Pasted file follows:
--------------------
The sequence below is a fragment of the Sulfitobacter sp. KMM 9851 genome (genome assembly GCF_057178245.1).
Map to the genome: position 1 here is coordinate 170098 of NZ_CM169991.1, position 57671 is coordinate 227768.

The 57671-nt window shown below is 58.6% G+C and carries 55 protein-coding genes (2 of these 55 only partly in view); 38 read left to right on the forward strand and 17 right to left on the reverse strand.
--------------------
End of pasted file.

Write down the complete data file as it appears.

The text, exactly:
The sequence below is a fragment of the Sulfitobacter sp. KMM 9851 genome (genome assembly GCF_057178245.1).
Map to the genome: position 1 here is coordinate 170098 of NZ_CM169991.1, position 57671 is coordinate 227768.

The 57671-nt window shown below is 58.6% G+C and carries 55 protein-coding genes (2 of these 55 only partly in view); 38 read left to right on the forward strand and 17 right to left on the reverse strand.